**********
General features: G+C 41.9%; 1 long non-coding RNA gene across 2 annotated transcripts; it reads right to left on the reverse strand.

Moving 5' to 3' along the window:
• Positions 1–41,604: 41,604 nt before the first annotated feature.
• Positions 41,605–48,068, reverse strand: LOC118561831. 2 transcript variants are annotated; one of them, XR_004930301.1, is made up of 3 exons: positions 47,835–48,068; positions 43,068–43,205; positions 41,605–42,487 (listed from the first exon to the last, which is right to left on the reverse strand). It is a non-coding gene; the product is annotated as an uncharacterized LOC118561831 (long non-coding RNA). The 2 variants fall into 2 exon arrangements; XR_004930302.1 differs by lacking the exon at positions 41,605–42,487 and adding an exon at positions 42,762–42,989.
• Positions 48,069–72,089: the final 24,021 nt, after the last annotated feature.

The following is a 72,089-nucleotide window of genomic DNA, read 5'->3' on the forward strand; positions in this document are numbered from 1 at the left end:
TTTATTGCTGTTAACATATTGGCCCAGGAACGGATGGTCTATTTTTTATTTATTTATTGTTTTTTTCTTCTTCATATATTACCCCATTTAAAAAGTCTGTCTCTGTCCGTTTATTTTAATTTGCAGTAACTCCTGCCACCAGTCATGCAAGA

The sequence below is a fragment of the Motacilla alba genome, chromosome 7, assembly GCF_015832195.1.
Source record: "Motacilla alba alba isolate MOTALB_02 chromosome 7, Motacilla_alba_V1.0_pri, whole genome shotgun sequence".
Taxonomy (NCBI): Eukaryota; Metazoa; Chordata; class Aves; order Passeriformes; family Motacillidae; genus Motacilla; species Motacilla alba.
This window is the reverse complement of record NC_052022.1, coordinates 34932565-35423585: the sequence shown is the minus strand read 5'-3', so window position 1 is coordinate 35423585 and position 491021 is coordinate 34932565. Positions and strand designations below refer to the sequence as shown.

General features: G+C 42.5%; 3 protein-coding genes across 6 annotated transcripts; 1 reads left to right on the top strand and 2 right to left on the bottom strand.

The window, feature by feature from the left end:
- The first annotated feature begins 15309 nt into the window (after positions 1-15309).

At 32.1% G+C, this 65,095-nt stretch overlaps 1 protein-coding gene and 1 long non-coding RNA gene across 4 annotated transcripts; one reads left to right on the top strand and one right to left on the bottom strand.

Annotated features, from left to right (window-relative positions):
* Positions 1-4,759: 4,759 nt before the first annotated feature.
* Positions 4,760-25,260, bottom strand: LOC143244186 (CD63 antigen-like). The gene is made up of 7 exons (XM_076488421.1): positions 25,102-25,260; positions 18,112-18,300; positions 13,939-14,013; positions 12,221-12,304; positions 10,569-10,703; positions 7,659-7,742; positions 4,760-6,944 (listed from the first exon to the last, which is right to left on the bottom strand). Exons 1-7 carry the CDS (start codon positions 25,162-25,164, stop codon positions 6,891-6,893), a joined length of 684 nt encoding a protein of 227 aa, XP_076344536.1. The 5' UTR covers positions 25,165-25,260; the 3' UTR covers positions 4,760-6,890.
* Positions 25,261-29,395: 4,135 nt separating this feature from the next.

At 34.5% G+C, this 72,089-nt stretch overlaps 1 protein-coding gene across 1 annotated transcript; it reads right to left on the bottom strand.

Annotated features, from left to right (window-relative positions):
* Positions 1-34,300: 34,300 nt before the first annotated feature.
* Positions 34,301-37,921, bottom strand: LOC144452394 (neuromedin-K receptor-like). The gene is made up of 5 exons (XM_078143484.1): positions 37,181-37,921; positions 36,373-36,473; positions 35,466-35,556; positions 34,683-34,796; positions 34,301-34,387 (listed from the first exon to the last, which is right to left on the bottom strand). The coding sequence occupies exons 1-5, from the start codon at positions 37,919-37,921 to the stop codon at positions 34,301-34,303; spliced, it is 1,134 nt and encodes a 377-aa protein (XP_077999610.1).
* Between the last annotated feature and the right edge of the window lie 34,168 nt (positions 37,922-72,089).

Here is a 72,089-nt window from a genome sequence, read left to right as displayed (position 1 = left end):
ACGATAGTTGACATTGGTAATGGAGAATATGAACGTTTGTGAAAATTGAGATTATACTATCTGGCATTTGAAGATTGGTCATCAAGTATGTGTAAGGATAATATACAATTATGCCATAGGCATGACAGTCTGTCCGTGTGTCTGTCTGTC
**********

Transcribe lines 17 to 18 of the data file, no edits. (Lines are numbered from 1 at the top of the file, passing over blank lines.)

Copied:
* Positions 1-4,759: 4,759 nt before the first annotated feature.
* Positions 4,760-25,260, bottom strand: LOC143244186 (CD63 antigen-like). The gene is made up of 7 exons (XM_076488421.1): positions 25,102-25,260; positions 18,112-18,300; positions 13,939-14,013; positions 12,221-12,304; positions 10,569-10,703; positions 7,659-7,742; positions 4,760-6,944 (listed from the first exon to the last, which is right to left on the bottom strand). Exons 1-7 carry the CDS (start codon positions 25,162-25,164, stop codon positions 6,891-6,893), a joined length of 684 nt encoding a protein of 227 aa, XP_076344536.1. The 5' UTR covers positions 25,165-25,260; the 3' UTR covers positions 4,760-6,890.